Author: Irene Montaner
I was never good at holding my breath underwater. So the moment the doors closed I knew I only had seconds left to live. Seconds left to think of Luna, alone in that escape pod.
One Mississippi. Two Mississippi.
I used to play that game on hot summer days. We would dip in the lake and hold our breath until we could not hold it any longer and the last to emerge would win. I never made it past ten Mississippis. One day Jack grabbed my leg when I was swimming upwards, struggling for air. He pulled me downwards and kissed me. We were fifteen.
Three Mississippi. Four Mississippi.
Jack made it into the spaceflight academy. I enrolled at a state college and studied applied maths. One day he casually mentioned the station in Pluto and the special missions going on there. He had already been accepted for the brand-new Oort Cloud patrol. I wanted to run away but he said we’d be fine. We left earth together – he as a junior pilot, I as a data scientist. We were twenty-four.
Five Mississippi. Six Mississippi.
Life in the station wasn’t easy. Jack was often away, releasing probes to gather material from the rocks floating in the Oort Cloud. I was stuck in the lab analysing said materials. My days were lonely, long and dark, in spite of the fluorescent lights that were always lit the common areas. At night I often toyed with the blue pill that we were given for emergencies but I never dared to swallow it. I was on my own when I turned twenty-seven. And twenty-eight. And twenty-nine.
Seven Mississippi. Eight Mississippi.
We would fight about anything, Jack and I. Whenever he was around, we spent the day quarrelling about everything. And yet every time he said that things would be fine again and every time I believed him for a short time. It was during one of those truces that we made a baby. Nine months later I gave birth to a girl, a genuine Plutonian. We called her Luna. And things were really okay for a while, until the accident happened. I was thirty-two.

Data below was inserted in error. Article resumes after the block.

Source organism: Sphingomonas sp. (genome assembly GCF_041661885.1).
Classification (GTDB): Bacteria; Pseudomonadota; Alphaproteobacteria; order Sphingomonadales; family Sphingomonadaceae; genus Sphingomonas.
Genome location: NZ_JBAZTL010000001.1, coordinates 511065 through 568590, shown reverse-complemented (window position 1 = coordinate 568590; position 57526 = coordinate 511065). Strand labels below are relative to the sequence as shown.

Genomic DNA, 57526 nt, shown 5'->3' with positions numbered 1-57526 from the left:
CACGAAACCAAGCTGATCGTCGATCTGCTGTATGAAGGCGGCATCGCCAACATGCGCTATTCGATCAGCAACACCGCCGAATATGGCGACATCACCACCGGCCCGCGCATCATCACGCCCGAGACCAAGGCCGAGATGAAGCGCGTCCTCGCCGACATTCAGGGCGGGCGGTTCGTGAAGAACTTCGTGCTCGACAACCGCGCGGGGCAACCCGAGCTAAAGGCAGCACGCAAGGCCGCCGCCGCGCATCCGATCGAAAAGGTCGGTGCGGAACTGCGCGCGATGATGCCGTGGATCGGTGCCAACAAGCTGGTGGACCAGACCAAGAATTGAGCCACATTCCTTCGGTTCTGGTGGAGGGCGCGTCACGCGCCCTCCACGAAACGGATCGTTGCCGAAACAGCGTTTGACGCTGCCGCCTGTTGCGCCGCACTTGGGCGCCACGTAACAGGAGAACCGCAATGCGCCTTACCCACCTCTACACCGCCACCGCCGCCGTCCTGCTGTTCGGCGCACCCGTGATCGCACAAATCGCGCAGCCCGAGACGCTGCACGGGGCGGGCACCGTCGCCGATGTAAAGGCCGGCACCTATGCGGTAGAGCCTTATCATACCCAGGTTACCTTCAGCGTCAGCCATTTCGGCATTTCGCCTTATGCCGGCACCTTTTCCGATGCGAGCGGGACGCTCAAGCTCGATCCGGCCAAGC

Nine Mississippi. Ten Mississippi.
Sirens hooted and lights blinked. People ran and screamed. No time to think. Jack was out in space and I took Luna with me and rushed to the spaceport, hoping that an escape pod would still be available. All the big ones were gone. I jumped into an individual one, holding Luna tight, and off we flew. The alarm sign went off immediately – not enough oxygen. I tried to calm down in order to reduce my oxygen intake but that wasn’t enough. It was Luna or me. I am thirty-two, she’s only a baby.
All I can think of is Luna. Her tiny body, her chubby face, her milky blue eyes, her pouty smile, her perfect everything. I think of Luna drifting alone into space, the escape pod aiming for a planet that might never be a home to her. And I suddenly think that gifting her our oxygen wasn’t love but mercy. And mercy can be merciless.
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